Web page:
My latest post is up on the Stanford Social Innovation Review blog.  You can read the post and join the conversation on the SSIR blog here, or read the copied post below.

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A new report from the team at Forrester came out last week: Tapping The Entire Online Peer Influence Pyramid.  It comes at the same time that I’ve been doing a lot of thinking about the importance of community builders/managers/leaders or organizational voices to give permission back to the community members.  The evaluation and recognition of peer influence, something that is not only prevalent but inherent in social media, is something that help empower and sustain your communities AND increase your staff capacity.  Let’s discuss!

First, let’s talk about permission.

As organizations or community builders active online, working to practice and create quality engagement, we are often trying to guide, collect or herd conversations and interactions into spaces that we have created or monitor closely. When I say “give permission,” in this post, I’m really saying that you should balance the herding and collecting of the community with the encouragement and empowerment for the community to go wherever it wants with your message or information.

Giving permission to the community is really just recognizing that conversations already take place in spaces online where you don’t have a presence, a fan page, or a profile. That people talk about your services or programs, issues or sector wherever they are and you may never know about it, know them, or be part of the conversation.

Giving permission to the community to have conversations without you requires trust. You have to trust that the community will take your communications or mission forward. You have to trust that the community will monitor or respond to comments or issues in a way that matches the way you would (that you’ve modeled the behavior the way you want it repeated).

The conversations and connections that are taking place elsewhere, whether it’s on or offline, don’t have to remain a mystery to you, though.  Give permission for your community to report back – and provide the mechanisms to do so.  Create places for or explicitly ask for feedback, not just about what you do and how you do it (which you probably already do) but also what your community is doing, learning, hearing, seeing, interested in and so on. This way you can build active two-way communications that help you stay informed but also empower the community members to be part of team.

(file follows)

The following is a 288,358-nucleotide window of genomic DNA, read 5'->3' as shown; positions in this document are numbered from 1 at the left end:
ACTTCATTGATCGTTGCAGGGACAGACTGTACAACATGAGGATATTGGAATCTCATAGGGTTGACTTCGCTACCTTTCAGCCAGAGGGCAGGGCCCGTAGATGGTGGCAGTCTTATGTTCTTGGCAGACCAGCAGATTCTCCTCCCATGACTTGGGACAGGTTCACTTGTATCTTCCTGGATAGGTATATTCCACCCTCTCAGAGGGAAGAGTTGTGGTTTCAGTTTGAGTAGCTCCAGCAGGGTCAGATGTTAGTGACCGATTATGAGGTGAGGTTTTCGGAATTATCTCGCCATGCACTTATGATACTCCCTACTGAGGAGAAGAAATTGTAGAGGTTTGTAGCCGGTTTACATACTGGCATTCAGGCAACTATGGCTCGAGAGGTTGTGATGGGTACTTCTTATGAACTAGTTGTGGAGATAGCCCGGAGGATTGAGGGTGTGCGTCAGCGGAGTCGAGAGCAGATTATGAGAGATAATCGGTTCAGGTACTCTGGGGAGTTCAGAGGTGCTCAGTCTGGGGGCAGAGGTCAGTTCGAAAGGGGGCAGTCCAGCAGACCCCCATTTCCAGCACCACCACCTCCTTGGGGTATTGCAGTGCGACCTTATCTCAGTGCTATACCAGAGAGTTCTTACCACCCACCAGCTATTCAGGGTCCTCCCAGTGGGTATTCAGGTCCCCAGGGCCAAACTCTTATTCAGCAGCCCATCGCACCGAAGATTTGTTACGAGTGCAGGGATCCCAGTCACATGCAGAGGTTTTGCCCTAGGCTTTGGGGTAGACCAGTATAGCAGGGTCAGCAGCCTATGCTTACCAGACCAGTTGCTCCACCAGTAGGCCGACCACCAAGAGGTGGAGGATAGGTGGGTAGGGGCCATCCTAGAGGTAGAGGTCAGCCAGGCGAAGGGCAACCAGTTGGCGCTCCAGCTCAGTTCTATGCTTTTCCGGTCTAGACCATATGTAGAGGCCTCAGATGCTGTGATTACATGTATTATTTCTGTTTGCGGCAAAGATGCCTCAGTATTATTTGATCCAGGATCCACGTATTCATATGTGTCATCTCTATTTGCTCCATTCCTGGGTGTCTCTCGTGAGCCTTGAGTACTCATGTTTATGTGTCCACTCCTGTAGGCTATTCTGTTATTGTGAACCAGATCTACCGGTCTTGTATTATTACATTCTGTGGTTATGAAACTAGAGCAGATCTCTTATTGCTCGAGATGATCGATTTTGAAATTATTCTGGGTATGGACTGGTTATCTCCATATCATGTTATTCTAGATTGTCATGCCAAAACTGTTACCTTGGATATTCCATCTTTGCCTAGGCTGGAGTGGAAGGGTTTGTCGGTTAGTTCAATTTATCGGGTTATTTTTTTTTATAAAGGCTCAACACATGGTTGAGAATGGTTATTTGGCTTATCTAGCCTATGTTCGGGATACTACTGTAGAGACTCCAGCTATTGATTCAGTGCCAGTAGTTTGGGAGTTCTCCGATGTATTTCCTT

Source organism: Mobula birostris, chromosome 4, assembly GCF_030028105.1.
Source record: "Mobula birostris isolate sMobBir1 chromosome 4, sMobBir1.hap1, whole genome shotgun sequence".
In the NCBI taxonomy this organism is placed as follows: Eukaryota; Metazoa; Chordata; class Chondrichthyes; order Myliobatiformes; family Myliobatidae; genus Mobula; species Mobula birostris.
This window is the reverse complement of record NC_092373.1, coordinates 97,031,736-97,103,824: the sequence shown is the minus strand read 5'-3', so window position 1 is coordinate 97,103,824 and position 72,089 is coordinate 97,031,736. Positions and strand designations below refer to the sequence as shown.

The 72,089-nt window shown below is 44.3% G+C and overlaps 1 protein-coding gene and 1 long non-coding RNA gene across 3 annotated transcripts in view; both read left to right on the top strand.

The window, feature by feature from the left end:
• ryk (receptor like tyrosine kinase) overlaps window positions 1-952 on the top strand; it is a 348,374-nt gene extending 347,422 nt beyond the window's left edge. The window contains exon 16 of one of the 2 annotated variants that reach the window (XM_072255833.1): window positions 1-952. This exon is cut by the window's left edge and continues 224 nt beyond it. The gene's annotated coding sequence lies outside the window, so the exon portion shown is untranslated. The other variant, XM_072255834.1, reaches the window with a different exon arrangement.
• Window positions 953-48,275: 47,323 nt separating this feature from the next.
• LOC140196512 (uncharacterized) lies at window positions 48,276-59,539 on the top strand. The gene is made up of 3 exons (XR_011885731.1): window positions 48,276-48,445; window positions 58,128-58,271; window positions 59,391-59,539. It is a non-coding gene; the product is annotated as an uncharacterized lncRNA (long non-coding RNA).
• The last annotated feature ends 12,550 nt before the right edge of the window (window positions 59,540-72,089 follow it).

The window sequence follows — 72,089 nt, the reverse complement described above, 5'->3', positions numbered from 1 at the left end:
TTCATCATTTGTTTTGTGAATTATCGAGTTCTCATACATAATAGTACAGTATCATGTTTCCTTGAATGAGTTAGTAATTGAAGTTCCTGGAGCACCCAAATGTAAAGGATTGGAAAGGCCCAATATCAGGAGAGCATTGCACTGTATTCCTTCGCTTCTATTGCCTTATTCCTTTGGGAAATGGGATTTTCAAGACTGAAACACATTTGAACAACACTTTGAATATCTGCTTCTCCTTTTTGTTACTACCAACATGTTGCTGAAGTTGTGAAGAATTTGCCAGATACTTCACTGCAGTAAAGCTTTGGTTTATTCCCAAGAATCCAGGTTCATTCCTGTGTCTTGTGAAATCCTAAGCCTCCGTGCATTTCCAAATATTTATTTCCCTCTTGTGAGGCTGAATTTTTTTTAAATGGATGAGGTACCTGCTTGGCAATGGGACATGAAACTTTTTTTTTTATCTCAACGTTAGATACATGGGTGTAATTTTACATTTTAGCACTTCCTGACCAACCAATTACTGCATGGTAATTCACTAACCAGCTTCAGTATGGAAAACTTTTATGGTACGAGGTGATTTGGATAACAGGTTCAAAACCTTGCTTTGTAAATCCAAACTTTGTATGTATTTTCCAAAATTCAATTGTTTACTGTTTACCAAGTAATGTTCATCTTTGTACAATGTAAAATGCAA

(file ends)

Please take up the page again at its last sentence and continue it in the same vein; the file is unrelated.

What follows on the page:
Now, what about peer influence?

I’ve talked before about how to map your community and the messages within it.  What’s so great about the chart from Forrester at the top of this post is that it shows you a great way to view segments of your database in an influential way. You don’t simply have to say there are people that respond to action alerts and those that don’t… I may not sign your petition, but what if I’m forwarding it on? What if you could send powerful invitations to spread the word or rally behind a cause or action to a select group of people instead of creating mass mailings to everyone you know?  Think of the difference: your communications become more strategic, more streamlined, and more efficient by recognizing those in your list that fall into the different peer influence categories!

Giving permission to peer influence

All of this is really to say: you can create a multiple win for your organization and your community by giving permission to broadcast and influence on your behalf.  It sounds simple, but there are always infastructre requirements behind everything.  In order to give permission and leverage the peer influencers in your community, you need:

  • to create a dashboard, toolbox, or any other catchy name where influencers can grab images, videos, files or messages that are ready to be broadcast
  • to create opportunities for influencers to be unique or valuable with their participation
  • to monitor how your influence tools are used (“share with a friend” or RT or so on) to see what content is best or most successfully shared and if there are new influencers emerging
  • to provide recognition or spotlight for those that are taking your message into their networks and creating impact
  • to help your staff, team or organization to understand the value in distributing the communications and influence of your work, and help them leverage the network  in similar ways across all departments and campaigns

What do you think?

How has your organization seen peer influence or community leaders emerge in social media? How have you created ways to give value back to those driving your message to their own communities? (Think about all of this in terms of campaigns, fundraising, events and more!)

Join the conversation on the SSIR blog or share your ideas in the comments below.

New on SSIR: Give Permission to Peer Influence
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